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Facing the Future of AI in IT Service Management

It doesn’t take a self-aware, hyper-intelligent artificial intelligence to have a massive impact on the service and support industry. The continued advancement of this technology has led many to be concerned about human impact. Is AI going to eliminate jobs?

Much has been written about how artificial intelligence (AI) will change the technology landscape. We’re already seeing it in many forms; all you need to do to know the power of these systems is visit one of the online AI-powered chat systems. It’s truly amazing how these large-language-model (LLM) bots can aggregate, format, and respond to different kinds of interactions.

This has led some to be concerned about a ‘singularity,’ an event where AI could become self-aware. This idea is generally based on popular culture, usually science fiction, and is not supported by scientific evidence. While there have been major technological advances, AI still operates within the limits of its programming and lacks the ability to think, reason, or make decisions in the same way as humans.

However, it doesn’t take a self-aware, hyper-intelligent artificial intelligence to have a massive impact on the service and support industry. The continued advancement of this technology has led many to be concerned about human impact. Is AI going to eliminate jobs?

Spoiler alert – yes, the advent of AI technology will absolutely have a dramatic effect on the service and support industry, and jobs will be eliminated as a result.

This outcome shouldn’t be too surprising. Automation – and AI is just an advanced, smarter form of automation – has been implemented in many industries. Manufacturing has seen significant changes to assembly lines as robots can complete tasks quicker and more consistently than humans. Food services have had a growing number of kiosks to replace human cashiers, and in some cases, there are even fully automated kitchens for preparing food. In some countries, entire factories are automated, with the only human influence being the occasional need for monitoring or maintenance. In all these scenarios, roles that would have traditionally gone to a human were eliminated in favor of automation.

In the service and support industry, there are compelling reasons why AI will continue to transform our environment.

Chatbots built on script-based automation have often taken over routine tasks from a service desk. They can manage things like password resets, software updates, or check the current status of an issue. The next generation of AI will be able to supply more intelligent self-service options, walking customers through the troubleshooting and enabling them to resolve their problems quickly and easily. These systems will also be able to monitor systems proactively, identifying potential issues and alerting the appropriate IT team before they occur, ultimately minimizing downtime.

Taking the human factor out of the process also enhances security. An AI system can potentially identify and respond to a security threat more quickly and accurately than its fleshly counterparts. As this technology continues to evolve, we can expect to see even more significant changes in how IT services and support operations are delivered and managed.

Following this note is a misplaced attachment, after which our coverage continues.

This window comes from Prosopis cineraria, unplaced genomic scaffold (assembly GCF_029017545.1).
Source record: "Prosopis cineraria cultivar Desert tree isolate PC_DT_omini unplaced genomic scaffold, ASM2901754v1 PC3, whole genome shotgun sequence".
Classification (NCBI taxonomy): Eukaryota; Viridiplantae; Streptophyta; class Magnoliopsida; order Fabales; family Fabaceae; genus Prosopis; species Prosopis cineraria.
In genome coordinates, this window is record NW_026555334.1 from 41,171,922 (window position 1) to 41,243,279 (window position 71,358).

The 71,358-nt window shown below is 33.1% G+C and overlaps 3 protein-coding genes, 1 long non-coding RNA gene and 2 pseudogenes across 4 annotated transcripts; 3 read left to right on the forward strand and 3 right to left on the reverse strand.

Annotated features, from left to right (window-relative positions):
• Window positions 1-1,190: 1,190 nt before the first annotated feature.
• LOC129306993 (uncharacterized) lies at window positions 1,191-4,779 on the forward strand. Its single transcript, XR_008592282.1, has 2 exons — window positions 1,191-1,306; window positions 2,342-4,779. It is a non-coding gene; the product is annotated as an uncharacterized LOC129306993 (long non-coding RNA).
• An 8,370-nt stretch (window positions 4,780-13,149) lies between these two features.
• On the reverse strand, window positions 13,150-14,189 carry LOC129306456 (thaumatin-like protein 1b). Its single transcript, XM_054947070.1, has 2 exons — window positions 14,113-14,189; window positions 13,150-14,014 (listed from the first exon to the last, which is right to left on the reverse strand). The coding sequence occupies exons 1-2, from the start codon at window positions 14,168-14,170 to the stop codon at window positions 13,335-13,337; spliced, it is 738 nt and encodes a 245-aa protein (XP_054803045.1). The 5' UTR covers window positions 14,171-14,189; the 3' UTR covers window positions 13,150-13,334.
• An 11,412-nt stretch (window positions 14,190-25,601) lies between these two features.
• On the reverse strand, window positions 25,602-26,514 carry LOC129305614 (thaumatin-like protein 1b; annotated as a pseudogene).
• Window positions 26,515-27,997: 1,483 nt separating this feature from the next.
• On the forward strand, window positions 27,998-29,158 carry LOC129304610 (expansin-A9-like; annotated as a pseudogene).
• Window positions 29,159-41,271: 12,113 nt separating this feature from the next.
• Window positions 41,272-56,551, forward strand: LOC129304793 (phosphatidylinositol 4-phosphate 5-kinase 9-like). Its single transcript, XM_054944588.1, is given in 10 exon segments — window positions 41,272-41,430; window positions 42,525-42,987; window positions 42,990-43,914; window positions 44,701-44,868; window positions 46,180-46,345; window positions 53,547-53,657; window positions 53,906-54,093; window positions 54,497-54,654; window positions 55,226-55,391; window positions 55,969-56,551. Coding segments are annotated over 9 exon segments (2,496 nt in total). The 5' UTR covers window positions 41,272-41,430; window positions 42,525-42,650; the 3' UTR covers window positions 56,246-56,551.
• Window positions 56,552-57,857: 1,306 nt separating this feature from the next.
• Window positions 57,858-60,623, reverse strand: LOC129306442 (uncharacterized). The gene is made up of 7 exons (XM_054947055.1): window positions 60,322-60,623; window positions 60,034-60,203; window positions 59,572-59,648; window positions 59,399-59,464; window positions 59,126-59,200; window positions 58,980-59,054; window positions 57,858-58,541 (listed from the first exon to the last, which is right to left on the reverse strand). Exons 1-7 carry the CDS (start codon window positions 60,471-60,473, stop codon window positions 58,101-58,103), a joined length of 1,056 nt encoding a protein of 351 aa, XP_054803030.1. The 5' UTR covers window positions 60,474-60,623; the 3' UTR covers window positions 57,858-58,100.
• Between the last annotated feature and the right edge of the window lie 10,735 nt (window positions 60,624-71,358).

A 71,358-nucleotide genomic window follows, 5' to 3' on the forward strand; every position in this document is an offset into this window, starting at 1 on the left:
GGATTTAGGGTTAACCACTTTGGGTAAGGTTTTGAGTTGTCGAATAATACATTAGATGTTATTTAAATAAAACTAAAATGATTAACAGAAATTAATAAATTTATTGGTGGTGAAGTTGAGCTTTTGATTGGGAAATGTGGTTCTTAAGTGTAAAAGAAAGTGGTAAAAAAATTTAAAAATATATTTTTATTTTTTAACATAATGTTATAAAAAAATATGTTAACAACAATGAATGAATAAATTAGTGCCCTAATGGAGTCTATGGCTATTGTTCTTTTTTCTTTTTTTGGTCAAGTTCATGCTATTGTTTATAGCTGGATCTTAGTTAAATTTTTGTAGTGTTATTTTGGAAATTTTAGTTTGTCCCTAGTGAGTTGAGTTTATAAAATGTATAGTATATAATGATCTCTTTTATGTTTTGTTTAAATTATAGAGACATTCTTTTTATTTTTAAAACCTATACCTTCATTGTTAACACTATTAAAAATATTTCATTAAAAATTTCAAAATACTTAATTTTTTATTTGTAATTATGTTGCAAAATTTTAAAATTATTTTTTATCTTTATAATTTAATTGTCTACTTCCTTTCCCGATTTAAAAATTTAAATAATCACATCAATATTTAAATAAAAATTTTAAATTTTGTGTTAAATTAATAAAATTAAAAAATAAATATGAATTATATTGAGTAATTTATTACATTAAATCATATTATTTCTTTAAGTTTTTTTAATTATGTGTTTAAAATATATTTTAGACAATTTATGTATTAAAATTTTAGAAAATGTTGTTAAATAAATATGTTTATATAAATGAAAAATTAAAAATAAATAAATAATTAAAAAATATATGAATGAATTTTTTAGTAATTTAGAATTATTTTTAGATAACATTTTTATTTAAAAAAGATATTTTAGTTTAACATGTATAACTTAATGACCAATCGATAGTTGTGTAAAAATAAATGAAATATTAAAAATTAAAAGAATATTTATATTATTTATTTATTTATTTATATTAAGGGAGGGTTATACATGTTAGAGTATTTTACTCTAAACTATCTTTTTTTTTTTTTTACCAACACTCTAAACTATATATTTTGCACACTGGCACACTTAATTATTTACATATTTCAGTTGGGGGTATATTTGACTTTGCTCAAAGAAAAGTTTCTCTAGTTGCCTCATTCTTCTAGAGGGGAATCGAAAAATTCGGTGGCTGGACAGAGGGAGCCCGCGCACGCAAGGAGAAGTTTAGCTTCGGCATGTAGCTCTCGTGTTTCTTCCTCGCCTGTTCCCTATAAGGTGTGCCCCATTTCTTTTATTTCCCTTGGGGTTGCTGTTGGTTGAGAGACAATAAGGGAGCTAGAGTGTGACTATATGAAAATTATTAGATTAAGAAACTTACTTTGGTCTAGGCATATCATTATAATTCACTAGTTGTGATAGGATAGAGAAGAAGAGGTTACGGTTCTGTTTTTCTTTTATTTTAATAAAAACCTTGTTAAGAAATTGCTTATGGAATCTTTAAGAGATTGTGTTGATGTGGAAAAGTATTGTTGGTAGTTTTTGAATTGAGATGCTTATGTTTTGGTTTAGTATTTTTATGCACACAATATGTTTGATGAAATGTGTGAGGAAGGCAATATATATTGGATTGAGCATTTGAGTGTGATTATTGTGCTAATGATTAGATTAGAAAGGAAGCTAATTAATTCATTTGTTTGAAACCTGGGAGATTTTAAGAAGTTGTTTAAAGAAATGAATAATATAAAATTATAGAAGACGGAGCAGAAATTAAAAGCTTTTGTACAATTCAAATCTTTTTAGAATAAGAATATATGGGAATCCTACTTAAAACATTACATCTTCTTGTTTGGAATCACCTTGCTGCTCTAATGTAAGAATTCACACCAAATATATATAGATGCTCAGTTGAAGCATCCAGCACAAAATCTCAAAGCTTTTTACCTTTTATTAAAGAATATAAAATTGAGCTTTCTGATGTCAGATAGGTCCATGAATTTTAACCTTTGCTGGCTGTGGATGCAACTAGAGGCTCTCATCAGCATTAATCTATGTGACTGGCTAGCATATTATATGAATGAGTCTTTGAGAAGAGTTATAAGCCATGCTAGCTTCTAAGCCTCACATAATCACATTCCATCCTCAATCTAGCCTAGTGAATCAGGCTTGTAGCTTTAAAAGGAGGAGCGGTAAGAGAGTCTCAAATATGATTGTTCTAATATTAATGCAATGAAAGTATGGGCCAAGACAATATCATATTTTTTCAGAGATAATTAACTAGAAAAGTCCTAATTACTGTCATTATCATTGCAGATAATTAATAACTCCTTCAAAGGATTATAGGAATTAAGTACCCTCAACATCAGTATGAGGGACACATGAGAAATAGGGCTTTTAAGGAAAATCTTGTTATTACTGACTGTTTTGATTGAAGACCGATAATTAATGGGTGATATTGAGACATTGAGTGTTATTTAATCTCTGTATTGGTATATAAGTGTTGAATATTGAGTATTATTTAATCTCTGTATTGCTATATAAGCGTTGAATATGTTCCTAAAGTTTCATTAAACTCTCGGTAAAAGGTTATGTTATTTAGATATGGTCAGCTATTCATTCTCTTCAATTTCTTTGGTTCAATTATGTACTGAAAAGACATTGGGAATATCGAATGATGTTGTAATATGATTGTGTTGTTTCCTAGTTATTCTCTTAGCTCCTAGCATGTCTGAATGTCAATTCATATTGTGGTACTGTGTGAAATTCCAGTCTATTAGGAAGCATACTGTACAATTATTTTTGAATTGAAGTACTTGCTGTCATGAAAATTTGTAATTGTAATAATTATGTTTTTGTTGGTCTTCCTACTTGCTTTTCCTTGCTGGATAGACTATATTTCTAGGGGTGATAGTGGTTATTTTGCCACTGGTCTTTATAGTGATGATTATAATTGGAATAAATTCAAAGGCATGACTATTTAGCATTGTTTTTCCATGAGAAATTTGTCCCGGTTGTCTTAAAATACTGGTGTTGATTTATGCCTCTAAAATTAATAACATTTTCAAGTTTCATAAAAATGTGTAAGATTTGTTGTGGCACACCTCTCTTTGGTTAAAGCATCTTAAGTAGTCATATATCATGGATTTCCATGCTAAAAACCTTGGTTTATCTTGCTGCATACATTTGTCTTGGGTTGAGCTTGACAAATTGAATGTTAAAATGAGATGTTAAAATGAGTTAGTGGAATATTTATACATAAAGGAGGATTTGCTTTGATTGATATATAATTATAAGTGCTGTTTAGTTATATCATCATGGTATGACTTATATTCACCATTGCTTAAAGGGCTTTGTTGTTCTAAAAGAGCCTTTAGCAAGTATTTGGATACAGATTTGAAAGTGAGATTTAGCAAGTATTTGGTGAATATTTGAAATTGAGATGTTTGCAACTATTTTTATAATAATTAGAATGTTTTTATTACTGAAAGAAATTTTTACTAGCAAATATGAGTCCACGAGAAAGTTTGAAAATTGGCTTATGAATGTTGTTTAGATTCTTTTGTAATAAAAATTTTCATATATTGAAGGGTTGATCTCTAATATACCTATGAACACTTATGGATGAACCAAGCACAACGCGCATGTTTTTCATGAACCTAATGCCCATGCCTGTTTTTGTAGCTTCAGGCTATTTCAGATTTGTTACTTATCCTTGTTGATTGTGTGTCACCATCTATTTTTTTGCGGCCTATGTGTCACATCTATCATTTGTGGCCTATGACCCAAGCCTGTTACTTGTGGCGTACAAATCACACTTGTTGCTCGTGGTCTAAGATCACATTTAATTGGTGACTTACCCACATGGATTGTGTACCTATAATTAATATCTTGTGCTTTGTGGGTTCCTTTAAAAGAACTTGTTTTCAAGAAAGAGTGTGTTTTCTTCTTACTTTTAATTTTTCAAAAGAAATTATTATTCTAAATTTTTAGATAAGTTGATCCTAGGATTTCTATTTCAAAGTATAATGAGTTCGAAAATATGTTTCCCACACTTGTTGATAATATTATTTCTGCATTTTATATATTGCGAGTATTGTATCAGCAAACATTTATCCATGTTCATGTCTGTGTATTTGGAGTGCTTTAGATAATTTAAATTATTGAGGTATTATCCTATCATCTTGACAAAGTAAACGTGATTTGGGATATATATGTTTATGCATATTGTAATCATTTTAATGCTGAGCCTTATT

The bottom line is simple: yes, AI will significantly impact the role humans play in service and support. This will primarily affect roles like service desk analysts, customer service agents, and other front-line staff.

However, it does not mean humans will no longer play a role in IT service and support.

There will be a need for higher-level technical staff that are familiar with and able to train these AI systems for their specific roles within an organization. In addition, these systems will require regular maintenance and updates to ensure they continue to function effectively. Again, those roles would be filled by humans with the background and expertise to keep them running.

There will also be the need for human interaction when the machine AI cannot resolve a problem.

Machines lack a human’s emotional intelligence and empathy, meaning they will be less effective in dealing with complex issues or where personalized support is needed.

The ideal scenario would be a combination of AI and human-centered support. The machine AI can be used to handle routine requests or supply answers to common or simple questions. This frees the human staff to provide higher-quality, targeted support for complex issues requiring a more personalized or empathic approach.

IT service and support leaders should begin preparing now for the coming changes to the support environment. The adoption of automation and AI is inevitable – today, it’s expensive and challenging to implement, but as with all technology, it will become cheaper and easier over time.

Consider the technology in automobiles just 10 or 15 years ago; amazing systems, like adaptive cruise control or parking assist, were only found in very high-end, expensive vehicles. Today, they’re in my wife’s minivan.

Take the time to understand what roles will be required to implement, train, and maintain these AI systems, and start building a plan to deal with it. For example, while we may not need as many front-line analysts or customer service agents, we will need people who understand data science, engineering, and AI. That specialized expertise will be valuable as organizations move to implement AI effectively.

Overall, we know that AI has the potential to automate routine tasks and improve efficiency. But we can also recognize that it will not eliminate the need for human support staff. Automation and AI are tools that can be used in combination with human expertise to provide more effective and efficient support to our customers.

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